Like me, many HumbleDollar readers have most or all their investment dollars in index funds. A key reason we invest this way: It’s impossible to predict which stocks will shine because they follow a random walk.
IMAGINE A MARKET genie offered you the choice between knowing the stock market’s return next year or the stock market’s average return over the next 10 to 15 years. Which would you choose?
I’m guessing that most people would prefer to know how the stock market will do next year. After all, that seems like more actionable information, plus who has the patience to wait a decade or longer? But for those with an investing time horizon of more than 10 years—the vast majority of us—knowing the stock market’s return over the next decade or longer is far more valuable information.
AN MIT PROFESSOR named Edward Lorenz published a paper in 1972 titled Predictability: Does the Flap of a Butterfly’s Wings in Brazil Set off a Tornado in Texas?
It was a catchy title. Though Lorenz didn’t mean it literally, the basic idea was that events in the physical world are highly interconnected—more so than they might appear.
The world of investments is similarly interconnected in ways that aren’t always visible. Just like the weather,
THE ECONOMY IS recovering and the stock market has recovered. The pandemic isn’t over, but it seems we’re past the worst, at least in the U.S. Feeling better? Take a deep breath, take a step back—and think about the past two decades.
Since early 2000, we’ve had three major stock market declines, or roughly one every decade:
In 2000-02, the S&P 500 tumbled 49%, excluding dividends. The first leg down was triggered by the bursting of the dot-com bubble.
IN RECENT MONTHS, there’s been a lot of handwringing about the stock market. Thankfully, we seem to be on the back end of the pandemic, but things remain far from perfect in the economy. Millions are still unemployed. And the government has had to spend trillions to get us through, adding to a federal debt that was already enormous.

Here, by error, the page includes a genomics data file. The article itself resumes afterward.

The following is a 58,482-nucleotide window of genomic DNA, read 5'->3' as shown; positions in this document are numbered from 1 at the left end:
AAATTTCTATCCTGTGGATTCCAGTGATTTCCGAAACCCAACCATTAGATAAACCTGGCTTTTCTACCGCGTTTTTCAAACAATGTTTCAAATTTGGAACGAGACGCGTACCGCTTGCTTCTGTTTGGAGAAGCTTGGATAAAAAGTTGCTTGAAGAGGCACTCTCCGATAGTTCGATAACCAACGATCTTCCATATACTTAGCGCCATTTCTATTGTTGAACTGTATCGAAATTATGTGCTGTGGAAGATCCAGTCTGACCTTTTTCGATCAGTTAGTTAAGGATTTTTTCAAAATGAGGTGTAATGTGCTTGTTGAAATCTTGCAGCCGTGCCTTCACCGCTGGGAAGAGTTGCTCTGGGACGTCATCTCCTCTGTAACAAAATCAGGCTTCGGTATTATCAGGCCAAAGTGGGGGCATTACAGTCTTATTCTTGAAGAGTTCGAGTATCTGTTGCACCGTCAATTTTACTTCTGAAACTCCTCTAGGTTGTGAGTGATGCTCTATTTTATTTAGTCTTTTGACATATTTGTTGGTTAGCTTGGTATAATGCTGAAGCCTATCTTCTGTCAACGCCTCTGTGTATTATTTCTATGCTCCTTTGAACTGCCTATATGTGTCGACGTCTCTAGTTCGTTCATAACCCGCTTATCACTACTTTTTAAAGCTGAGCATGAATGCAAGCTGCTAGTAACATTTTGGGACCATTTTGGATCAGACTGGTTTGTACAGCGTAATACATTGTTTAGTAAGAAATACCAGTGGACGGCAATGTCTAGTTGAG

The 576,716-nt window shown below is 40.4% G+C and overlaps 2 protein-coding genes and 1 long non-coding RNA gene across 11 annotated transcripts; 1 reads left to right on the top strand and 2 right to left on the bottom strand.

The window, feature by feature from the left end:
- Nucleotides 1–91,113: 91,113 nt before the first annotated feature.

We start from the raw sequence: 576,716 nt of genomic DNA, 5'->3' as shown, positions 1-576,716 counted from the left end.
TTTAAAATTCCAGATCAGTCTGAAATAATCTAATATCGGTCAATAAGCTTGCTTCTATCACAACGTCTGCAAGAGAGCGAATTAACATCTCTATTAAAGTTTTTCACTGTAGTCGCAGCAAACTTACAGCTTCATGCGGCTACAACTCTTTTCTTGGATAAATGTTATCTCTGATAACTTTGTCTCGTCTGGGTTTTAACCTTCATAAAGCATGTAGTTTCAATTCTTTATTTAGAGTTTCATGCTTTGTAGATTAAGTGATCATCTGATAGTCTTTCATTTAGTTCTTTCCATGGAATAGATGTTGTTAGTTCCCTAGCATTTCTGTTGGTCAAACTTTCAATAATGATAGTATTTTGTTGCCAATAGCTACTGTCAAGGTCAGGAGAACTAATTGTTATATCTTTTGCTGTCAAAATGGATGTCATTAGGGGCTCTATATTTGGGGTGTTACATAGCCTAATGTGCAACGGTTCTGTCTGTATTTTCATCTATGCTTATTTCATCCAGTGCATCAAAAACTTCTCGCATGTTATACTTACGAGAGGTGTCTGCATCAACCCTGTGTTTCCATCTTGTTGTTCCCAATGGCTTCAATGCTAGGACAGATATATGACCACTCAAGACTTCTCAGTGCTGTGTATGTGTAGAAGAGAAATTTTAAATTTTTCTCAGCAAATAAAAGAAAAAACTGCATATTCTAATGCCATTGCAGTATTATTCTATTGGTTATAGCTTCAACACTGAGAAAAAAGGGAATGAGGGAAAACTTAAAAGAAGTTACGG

Today, the economy is far more fragile than it was pre-COVID. And yet the stock market just keeps cruising to new all-time highs.
IS THIS A TIME to be fearful? In Berkshire Hathaway’s 1986 annual report, Warren Buffett wrote, “We simply attempt to be fearful when others are greedy and to be greedy only when others are fearful.”
Make no mistake: There’s plenty of greed on display right now, whether it’s bitcoin, nonfungible tokens, Robinhood traders, GameStop or special purpose acquisition companies. All of this has some observers talking of a market bubble. Indeed, I suspect much of this nonsense “will end in tears,” a phrase my mother often used when trying to control her four rambunctious children.
IN THE ONGOING battle between those who believe that the stock market is in a bubble and those who don’t, you may have heard mention of something called CAPE, short for cyclically adjusted price-earnings ratio. Among market indicators, it has the strongest track record in predicting future market returns.
What does the CAPE ratio say about today’s market? It’s flashing red. According to CAPE, the U.S. stock market is more overpriced today than it has been at any time since the 2000 market peak.
ARE FINANCIAL markets in a bubble? It’s a question I’ve never liked. I believe stocks and bonds are fairly valued most of the time, which means it’s extraordinarily difficult to beat the market averages and our best bet is to buy index funds.
But at the same time, during my adult life, there have been three key occasions when markets lost touch with reality: Japanese stocks and real estate in the late 1980s, technology stocks in the late 1990s and housing in the mid-2000s.